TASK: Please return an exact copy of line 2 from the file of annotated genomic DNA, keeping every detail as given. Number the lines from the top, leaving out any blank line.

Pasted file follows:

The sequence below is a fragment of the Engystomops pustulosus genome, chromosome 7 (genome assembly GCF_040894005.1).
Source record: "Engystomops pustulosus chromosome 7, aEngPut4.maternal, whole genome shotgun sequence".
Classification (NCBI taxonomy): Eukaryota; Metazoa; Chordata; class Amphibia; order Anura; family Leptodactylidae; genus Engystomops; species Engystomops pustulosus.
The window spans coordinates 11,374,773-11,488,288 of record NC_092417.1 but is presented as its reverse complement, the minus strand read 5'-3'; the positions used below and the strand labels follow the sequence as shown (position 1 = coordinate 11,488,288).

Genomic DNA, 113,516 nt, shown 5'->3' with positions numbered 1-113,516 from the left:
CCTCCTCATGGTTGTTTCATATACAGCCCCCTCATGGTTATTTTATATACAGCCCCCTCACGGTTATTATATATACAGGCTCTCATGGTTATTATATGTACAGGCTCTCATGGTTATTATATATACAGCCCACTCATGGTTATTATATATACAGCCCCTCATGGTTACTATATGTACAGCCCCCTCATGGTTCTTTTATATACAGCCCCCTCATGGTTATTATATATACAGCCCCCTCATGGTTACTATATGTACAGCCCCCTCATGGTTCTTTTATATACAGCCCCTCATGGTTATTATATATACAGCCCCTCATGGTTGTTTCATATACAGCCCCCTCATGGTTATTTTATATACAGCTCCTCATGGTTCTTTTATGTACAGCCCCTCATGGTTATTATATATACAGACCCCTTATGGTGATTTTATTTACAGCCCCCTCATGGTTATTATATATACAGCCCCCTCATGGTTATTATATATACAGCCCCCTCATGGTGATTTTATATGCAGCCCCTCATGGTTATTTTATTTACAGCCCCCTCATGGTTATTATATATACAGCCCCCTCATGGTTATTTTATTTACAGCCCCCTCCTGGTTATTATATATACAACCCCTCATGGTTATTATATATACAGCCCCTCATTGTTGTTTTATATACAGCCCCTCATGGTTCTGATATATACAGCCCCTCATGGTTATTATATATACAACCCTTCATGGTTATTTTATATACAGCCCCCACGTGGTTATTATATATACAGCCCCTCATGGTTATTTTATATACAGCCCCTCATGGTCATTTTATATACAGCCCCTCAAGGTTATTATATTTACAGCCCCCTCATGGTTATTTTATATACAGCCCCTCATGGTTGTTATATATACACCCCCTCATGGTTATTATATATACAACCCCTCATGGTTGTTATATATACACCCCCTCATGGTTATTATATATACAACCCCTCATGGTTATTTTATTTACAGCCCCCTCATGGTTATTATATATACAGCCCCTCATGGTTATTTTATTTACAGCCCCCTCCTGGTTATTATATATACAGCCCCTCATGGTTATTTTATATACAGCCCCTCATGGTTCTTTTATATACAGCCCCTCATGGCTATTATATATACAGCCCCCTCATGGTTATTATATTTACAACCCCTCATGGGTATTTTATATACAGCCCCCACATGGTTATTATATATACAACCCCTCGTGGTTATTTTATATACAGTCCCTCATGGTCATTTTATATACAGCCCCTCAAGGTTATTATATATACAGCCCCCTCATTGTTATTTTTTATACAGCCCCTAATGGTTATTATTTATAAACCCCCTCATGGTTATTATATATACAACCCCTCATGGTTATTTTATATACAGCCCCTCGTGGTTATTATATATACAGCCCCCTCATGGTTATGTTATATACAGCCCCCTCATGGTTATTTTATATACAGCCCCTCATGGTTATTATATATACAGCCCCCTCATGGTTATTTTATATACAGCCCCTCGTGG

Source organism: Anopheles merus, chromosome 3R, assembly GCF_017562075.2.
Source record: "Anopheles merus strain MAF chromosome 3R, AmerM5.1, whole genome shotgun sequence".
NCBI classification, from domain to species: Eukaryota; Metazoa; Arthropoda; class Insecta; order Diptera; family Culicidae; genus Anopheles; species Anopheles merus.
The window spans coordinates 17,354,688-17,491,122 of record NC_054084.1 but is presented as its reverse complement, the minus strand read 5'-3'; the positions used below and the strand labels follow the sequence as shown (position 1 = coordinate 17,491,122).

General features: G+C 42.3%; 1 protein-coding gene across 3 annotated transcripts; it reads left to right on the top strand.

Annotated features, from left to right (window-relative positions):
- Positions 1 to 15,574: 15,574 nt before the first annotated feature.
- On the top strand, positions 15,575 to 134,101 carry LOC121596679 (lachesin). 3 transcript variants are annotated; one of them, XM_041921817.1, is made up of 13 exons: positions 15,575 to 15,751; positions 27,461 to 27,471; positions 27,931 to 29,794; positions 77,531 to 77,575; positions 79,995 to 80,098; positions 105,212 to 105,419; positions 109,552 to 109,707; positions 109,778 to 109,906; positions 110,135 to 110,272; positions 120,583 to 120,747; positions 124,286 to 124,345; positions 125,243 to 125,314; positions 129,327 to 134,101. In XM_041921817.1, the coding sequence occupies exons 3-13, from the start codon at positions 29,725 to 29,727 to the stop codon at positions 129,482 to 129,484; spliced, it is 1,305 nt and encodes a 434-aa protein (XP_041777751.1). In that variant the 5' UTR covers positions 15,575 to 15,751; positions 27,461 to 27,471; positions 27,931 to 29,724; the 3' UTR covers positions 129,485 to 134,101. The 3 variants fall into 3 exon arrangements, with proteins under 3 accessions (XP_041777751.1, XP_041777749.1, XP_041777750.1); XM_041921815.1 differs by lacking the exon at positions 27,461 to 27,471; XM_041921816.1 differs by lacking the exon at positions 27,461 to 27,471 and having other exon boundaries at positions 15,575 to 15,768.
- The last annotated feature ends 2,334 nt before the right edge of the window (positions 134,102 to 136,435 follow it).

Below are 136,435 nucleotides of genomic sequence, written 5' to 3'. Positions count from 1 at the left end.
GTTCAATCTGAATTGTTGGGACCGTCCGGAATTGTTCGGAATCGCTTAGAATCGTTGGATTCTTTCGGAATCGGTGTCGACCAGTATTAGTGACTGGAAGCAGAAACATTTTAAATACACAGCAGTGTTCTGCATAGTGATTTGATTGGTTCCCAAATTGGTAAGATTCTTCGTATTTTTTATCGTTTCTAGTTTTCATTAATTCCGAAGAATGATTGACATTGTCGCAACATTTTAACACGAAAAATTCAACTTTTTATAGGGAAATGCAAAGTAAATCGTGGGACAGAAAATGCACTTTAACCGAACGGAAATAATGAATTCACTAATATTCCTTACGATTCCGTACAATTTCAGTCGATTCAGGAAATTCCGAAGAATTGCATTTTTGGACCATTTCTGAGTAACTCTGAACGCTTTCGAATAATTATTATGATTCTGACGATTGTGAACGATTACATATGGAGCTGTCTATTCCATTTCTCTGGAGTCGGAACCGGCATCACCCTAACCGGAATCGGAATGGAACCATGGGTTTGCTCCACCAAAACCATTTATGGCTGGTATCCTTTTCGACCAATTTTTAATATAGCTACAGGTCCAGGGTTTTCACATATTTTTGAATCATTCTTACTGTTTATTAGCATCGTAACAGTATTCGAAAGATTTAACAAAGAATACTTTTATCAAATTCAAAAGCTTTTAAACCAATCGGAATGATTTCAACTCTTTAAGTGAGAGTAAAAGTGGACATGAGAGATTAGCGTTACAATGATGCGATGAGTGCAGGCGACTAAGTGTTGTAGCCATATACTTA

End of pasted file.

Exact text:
Source record: "Engystomops pustulosus chromosome 7, aEngPut4.maternal, whole genome shotgun sequence".